[408] G   Alexandra then appointed Hyrcanus as high  priest because of his greater age but more especially because of his lack of energy ; and she permitted the Pharisees to do as they liked in all matters, and also commanded the people to obey them ; and whatever regulations, introduced by the Pharisees in accordance with the tradition of their fathers, had been abolished by her father-in-law Hyrcanus, these she again restored. [409] And so, while she had the title of sovereign, the Pharisees had the power. For example, they recalled exiles, and freed prisoners, and, in a word, in no way differed from absolute rulers. Nevertheless the queen took thought for the welfare of the kingdom and recruited a large force of mercenaries and also made her own force twice as large, with the result that she struck terror into the local rulers round her and received hostages from them. [410] G   And throughout the entire country there was quiet except for the Pharisees ; for they worked upon the feelings of the queen and tried to persuade her to kill those who had urged Alexander to put the eight hundred to death. Later they themselves cut down  one of them, named Diogenes, and his death was  followed by that of one after the other, [411] until the leading citizens came to the palace, Aristobulus among them - for he was obviously resentful of what was taking place, and let it he plainly seen that if only he should get the opportunity, he would not leave his mother any power at all -, and they reminded her of all that they had achieved in the face of danger, whereby they had shown their unwavering a loyalty to their master and had therefore been judged worthy by him of the greatest honours. [412] G   And they begged her not to crush their hopes completely, for, they said, after escaping the dangers of war, they were now being slaughtered at home like cattle by their foes, and there was no one to avenge them. [413] They also said that if their adversaries were to be contented with those already slain, they would bear with equanimity what had taken place, out of genuine devotion to their masters ; but if, on the other hand, these men were to continue in the same course, let them, they begged, at least be given their freedom ; for they would never bring themselves to seek any means of safety but what should come from her, and would welcome death in her palace so long as they might not have disloyalty on their conscience. [414] G   It would be disgraceful both for them and for her who ruled as queen, they added, if, being abandoned by her, they should be given shelter by the enemies of her husband ; for Aretas the Arab and the other princes would consider it of the utmost value to enlist such men as mercenaries, whose very name, they might say, had caused these princes to shudder before they had heard it (spoken aloud). [415] But if this could not be, and she had determined to favour the Pharisees above all others, let her, as the next best thing, station each of them in one of the garrisons, for, if some evil genius were thus wroth with the house of Alexander, they at least would show themselves (loyal) even though living in humble circumstances.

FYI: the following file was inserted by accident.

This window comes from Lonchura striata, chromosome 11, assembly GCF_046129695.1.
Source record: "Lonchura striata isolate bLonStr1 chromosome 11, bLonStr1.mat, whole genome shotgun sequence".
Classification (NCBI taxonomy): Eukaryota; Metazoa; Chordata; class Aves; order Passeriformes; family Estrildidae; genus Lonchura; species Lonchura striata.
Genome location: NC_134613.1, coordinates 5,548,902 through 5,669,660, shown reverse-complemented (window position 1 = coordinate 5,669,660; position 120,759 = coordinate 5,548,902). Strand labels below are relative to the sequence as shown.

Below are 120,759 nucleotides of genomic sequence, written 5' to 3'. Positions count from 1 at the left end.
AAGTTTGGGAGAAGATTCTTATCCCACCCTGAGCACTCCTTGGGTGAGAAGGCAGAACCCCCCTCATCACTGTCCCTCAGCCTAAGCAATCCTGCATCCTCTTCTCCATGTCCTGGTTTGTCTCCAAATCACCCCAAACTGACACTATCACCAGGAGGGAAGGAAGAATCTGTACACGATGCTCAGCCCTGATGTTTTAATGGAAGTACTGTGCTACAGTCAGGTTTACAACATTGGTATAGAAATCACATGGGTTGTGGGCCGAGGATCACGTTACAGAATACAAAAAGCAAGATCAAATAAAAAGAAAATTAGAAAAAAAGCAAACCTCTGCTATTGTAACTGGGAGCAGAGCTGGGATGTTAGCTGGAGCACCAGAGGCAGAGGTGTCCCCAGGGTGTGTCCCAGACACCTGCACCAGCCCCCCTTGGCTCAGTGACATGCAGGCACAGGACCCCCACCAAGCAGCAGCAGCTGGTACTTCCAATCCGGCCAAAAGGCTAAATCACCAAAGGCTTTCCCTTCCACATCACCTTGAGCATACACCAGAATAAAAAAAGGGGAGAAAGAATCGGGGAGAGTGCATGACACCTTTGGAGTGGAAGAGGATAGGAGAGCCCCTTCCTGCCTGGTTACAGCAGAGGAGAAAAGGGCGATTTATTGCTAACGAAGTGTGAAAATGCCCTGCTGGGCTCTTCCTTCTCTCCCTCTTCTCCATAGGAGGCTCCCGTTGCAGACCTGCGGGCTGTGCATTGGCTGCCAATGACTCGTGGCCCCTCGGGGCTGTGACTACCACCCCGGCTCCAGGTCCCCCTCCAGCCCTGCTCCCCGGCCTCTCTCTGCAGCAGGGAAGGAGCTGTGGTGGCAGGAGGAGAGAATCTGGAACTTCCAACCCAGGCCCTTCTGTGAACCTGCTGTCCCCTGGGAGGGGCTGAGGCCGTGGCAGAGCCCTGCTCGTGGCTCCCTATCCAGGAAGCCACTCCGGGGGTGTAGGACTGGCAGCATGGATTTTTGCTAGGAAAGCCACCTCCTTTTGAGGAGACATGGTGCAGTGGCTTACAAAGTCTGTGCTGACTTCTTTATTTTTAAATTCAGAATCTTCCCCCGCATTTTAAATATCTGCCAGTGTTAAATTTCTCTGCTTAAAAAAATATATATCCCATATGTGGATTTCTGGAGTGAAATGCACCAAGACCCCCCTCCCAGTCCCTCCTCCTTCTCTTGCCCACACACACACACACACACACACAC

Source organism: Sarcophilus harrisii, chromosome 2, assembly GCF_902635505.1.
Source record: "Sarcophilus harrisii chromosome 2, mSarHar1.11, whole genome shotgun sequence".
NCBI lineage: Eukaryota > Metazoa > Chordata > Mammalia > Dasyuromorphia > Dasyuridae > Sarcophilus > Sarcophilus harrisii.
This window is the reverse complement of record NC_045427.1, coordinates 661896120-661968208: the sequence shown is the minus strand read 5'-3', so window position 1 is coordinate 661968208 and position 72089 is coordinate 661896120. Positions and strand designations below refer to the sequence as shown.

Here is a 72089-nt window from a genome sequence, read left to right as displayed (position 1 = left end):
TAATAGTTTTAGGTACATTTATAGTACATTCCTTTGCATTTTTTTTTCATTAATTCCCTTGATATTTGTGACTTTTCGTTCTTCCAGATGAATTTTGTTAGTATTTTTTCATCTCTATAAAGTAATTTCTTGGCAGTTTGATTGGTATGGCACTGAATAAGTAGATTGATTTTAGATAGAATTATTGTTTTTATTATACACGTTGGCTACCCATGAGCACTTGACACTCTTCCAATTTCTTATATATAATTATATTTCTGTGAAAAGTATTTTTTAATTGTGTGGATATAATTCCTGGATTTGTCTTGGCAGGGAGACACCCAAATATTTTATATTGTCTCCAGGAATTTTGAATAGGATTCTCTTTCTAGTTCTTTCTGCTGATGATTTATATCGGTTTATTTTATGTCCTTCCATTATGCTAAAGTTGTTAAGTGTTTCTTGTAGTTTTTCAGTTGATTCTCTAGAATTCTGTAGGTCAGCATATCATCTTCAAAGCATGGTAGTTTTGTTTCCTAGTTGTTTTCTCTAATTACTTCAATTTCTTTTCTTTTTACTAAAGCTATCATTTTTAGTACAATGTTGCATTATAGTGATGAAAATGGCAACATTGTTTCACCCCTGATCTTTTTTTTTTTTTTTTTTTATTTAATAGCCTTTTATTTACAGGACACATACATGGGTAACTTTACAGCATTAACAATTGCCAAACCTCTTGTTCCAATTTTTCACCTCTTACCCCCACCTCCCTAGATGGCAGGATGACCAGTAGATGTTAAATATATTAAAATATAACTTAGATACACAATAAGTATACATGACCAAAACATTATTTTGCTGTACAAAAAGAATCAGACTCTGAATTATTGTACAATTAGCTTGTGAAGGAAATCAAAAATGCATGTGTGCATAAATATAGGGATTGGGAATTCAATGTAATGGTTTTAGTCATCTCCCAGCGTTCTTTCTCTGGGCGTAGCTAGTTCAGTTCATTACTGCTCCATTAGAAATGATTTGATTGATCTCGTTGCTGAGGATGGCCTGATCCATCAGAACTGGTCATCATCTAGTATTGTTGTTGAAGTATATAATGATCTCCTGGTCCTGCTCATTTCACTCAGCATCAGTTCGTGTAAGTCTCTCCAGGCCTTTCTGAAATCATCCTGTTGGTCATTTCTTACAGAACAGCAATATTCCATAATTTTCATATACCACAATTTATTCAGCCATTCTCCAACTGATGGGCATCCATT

[416] G   Speaking in this vein at great length, they called upon the shades of Alexander to take pity on  those who had been killed and those who were in  danger, whereupon all the bystanders burst into tears. And Aristobulus in particular made plain his sentiments by denouncing his mother bitterly. [417] But still they themselves were to blame for their misfortunes, in allowing a woman to reign who madly desired it in her unreasonable love of power, and when her sons were in the prime of life. And so the queen, not knowing what to do consistent with her dignity, entrusted to them the guarding of the fortresses with the exception of Hyrcania, Alexandreion and Machaerus, where her most valuable possessions were. [418] G   And not long afterward she sent out her son Aristobulus with an army to Damascus against Ptolemaeus, the son of Mennaeus, as he was called, who was a troublesome neighbour to their city. He returned, however, without having accomplished anything noteworthy.   

[419] About this time news came that Tigranes, king of Armenia, with an army of three hundred thousand men had invaded Syria and was coming against Judaea. This naturally frightened the queen and her  people. And so they sent many valuable gifts and envoys to him as he was besieging Ptolemais. [420] G   For Queen Selene, also called Cleopatra, was then ruling over Syria and she induced the inhabitants to shut their gates against Tigranes. The envoys therefore met with him and asked him to grant favourable terms to the queen and her people. [421] Thereupon he commended them for coming so great a distance to do homage to him, and gave them reason to hope for the best. But hardly had Ptolemais been captured when news came to Tigranes that Lucullus, who was pursuing Mithridates, had failed to catch him, as he had fled to the Iberians, and had therefore ravaged Armenia and was besieging (the capital). And when Tigranes learned of this, he withdrew to his own country.